The November presentation was the firm’s final say on the matter. A three-volume report, outlining educational considerations, location and cost data, and site development characteristics was distributed to Board members prior to the meeting. The report stated that the Atlantic site was preferred because of its location and its “visual approaches” and “wooded slopes” offered advantages the other sites couldn’t match. An estimated sticker price of nearly $196 million was put forth, with an initial occupancy date of 1973. Enrollment, it was estimated, would reach 8,400 students by 1983.

Atlantic, Iowa Site in November 1968

This sticker price, the “pressing financial needs” of the existing Regents campuses, and the undetermined need for a fourth university caused the Iowa Coordinating Council for Post High School Education to support postponement of the new campus plans. At the December meeting, Regent Richards moved to inform the legislature and the Governor that the Board did not recommend moving forward with the project. Regent Perrin seconded and the motion passed 5-2.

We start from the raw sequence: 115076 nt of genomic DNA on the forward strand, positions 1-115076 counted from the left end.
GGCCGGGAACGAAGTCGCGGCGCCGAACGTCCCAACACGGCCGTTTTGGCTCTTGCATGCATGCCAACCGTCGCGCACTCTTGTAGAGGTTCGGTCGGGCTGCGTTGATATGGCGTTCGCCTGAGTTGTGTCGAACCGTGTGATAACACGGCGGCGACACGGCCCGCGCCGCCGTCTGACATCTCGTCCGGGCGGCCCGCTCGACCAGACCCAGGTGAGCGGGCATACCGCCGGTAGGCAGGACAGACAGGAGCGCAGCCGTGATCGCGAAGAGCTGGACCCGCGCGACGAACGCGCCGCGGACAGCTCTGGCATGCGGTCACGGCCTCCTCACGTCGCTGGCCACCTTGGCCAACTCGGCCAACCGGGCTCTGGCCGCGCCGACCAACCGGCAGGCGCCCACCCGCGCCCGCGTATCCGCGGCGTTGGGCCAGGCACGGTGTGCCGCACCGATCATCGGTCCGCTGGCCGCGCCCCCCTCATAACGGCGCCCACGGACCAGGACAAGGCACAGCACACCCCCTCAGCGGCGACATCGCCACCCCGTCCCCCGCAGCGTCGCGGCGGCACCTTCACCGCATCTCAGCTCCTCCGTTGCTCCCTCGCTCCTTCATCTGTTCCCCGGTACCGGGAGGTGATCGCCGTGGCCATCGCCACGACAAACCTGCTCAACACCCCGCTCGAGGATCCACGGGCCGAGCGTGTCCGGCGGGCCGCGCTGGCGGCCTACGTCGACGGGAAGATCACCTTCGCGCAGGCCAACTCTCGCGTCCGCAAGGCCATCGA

Meanwhile, the 63rd General Assembly passed a second appropriations bill during its 1969 session, giving express permission to the Board to purchase the Atlantic property for the establishment of the Western Iowa Regent Institution. The legislature earmarked a further $330,000 for this purpose. Still, the Regents delayed, stating further study was needed. 

Representative Les Kluever of Atlantic, who had authored edits of the original appropriations bill that included wording for the fourth Regents institution, spoke to the Board at the August 1969 meeting in Ames. Kluever stated that the legislature had made its intentions clear in consecutive sessions, and that some in the general assembly were critical of the Board for not moving rapidly enough on the project. The Board requested a ruling from the Attorney General on whether it had mandatory or discretionary authority to make the land purchase.

At the September 1969 meeting, Iowa Attorney General Richard C. Turner stated in regard to the Western Iowa project: “It is the duty of the Board to proceed without further delay.” Board of Regents Executive Secretary Richey noted that if the proposed institution were to proceed beyond the purchasing of land, a minimum state appropriation of $28-$33 million would be required for just the first stage of construction.